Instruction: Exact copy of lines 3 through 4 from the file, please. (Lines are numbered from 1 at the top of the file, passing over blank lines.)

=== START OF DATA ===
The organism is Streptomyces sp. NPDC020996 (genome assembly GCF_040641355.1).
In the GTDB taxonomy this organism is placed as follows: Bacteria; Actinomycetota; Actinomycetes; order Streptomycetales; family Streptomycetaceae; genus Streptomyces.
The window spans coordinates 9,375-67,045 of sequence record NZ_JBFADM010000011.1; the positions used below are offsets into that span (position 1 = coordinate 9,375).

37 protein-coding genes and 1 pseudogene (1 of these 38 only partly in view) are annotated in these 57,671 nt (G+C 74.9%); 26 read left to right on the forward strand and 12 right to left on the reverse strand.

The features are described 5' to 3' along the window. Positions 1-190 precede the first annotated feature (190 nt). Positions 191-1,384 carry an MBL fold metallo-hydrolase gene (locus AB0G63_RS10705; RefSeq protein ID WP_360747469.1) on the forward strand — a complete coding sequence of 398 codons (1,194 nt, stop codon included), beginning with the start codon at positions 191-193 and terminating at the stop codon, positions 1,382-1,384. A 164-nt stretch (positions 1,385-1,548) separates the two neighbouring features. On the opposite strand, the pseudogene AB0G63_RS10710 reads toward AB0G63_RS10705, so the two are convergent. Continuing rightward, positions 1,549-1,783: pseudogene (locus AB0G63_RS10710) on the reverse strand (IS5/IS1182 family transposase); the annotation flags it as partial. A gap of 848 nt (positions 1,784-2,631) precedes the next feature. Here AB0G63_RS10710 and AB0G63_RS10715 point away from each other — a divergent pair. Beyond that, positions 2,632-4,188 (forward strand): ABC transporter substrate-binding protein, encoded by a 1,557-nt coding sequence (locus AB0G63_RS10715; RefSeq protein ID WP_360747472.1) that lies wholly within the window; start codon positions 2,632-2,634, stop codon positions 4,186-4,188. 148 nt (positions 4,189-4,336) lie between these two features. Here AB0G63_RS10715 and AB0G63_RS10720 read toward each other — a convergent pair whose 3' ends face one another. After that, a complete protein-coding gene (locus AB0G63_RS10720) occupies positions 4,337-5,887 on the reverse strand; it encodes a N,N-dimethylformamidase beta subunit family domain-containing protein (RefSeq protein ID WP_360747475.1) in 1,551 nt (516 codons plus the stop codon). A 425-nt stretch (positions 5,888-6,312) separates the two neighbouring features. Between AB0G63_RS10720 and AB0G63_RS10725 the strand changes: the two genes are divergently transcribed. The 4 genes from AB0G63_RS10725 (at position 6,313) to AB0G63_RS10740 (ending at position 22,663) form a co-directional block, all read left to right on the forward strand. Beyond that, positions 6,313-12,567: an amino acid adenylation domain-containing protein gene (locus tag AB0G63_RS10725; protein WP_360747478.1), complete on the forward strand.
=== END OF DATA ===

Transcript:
The window spans coordinates 9,375-67,045 of sequence record NZ_JBFADM010000011.1; the positions used below are offsets into that span (position 1 = coordinate 9,375).

37 protein-coding genes and 1 pseudogene (1 of these 38 only partly in view) are annotated in these 57,671 nt (G+C 74.9%); 26 read left to right on the forward strand and 12 right to left on the reverse strand.